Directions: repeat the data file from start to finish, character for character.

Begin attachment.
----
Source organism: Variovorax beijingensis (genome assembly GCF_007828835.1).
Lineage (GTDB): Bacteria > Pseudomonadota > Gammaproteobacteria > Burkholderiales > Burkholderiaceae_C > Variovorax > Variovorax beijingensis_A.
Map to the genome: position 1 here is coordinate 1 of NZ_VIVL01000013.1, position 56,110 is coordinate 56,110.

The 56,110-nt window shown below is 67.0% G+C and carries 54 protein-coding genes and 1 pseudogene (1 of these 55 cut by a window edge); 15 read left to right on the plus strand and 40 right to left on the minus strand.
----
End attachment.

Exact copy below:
Source organism: Variovorax beijingensis (genome assembly GCF_007828835.1).
Lineage (GTDB): Bacteria > Pseudomonadota > Gammaproteobacteria > Burkholderiales > Burkholderiaceae_C > Variovorax > Variovorax beijingensis_A.
Map to the genome: position 1 here is coordinate 1 of NZ_VIVL01000013.1, position 56,110 is coordinate 56,110.

The 56,110-nt window shown below is 67.0% G+C and carries 54 protein-coding genes and 1 pseudogene (1 of these 55 cut by a window edge); 15 read left to right on the plus strand and 40 right to left on the minus strand.